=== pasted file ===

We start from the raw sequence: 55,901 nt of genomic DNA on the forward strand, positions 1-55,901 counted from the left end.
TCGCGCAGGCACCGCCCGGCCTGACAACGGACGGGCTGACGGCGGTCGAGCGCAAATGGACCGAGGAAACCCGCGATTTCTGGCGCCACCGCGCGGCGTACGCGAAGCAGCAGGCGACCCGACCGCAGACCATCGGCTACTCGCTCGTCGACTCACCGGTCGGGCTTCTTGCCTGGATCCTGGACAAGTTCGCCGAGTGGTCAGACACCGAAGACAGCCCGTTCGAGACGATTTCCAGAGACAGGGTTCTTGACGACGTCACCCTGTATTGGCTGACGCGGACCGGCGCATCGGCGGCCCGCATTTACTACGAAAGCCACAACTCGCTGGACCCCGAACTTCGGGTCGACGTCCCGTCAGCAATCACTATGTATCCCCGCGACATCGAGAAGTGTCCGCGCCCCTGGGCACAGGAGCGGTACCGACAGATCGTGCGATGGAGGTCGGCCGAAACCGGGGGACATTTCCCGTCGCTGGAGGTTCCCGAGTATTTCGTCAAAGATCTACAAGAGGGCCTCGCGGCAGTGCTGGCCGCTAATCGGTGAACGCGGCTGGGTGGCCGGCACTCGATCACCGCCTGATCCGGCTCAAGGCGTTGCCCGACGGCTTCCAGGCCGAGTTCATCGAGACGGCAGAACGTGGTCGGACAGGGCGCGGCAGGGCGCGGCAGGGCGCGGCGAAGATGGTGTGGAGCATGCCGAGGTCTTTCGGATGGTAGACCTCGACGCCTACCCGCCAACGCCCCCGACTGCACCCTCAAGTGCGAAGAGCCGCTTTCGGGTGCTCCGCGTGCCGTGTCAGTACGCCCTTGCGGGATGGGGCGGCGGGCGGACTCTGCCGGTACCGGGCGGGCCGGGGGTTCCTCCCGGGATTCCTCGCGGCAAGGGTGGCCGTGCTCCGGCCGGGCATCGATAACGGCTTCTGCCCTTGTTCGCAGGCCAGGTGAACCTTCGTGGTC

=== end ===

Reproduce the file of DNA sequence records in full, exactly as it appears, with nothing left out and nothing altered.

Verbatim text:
We start from the raw sequence: 55,901 nt of genomic DNA on the forward strand, positions 1-55,901 counted from the left end.
TCGCGCAGGCACCGCCCGGCCTGACAACGGACGGGCTGACGGCGGTCGAGCGCAAATGGACCGAGGAAACCCGCGATTTCTGGCGCCACCGCGCGGCGTACGCGAAGCAGCAGGCGACCCGACCGCAGACCATCGGCTACTCGCTCGTCGACTCACCGGTCGGGCTTCTTGCCTGGATCCTGGACAAGTTCGCCGAGTGGTCAGACACCGAAGACAGCCCGTTCGAGACGATTTCCAGAGACAGGGTTCTTGACGACGTCACCCTGTATTGGCTGACGCGGACCGGCGCATCGGCGGCCCGCATTTACTACGAAAGCCACAACTCGCTGGACCCCGAACTTCGGGTCGACGTCCCGTCAGCAATCACTATGTATCCCCGCGACATCGAGAAGTGTCCGCGCCCCTGGGCACAGGAGCGGTACCGACAGATCGTGCGATGGAGGTCGGCCGAAACCGGGGGACATTTCCCGTCGCTGGAGGTTCCCGAGTATTTCGTCAAAGATCTACAAGAGGGCCTCGCGGCAGTGCTGGCCGCTAATCGGTGAACGCGGCTGGGTGGCCGGCACTCGATCACCGCCTGATCCGGCTCAAGGCGTTGCCCGACGGCTTCCAGGCCGAGTTCATCGAGACGGCAGAACGTGGTCGGACAGGGCGCGGCAGGGCGCGGCAGGGCGCGGCGAAGATGGTGTGGAGCATGCCGAGGTCTTTCGGATGGTAGACCTCGACGCCTACCCGCCAACGCCCCCGACTGCACCCTCAAGTGCGAAGAGCCGCTTTCGGGTGCTCCGCGTGCCGTGTCAGTACGCCCTTGCGGGATGGGGCGGCGGGCGGACTCTGCCGGTACCGGGCGGGCCGGGGGTTCCTCCCGGGATTCCTCGCGGCAAGGGTGGCCGTGCTCCGGCCGGGCATCGATAACGGCTTCTGCCCTTGTTCGCAGGCCAGGTGAACCTTCGTGGTC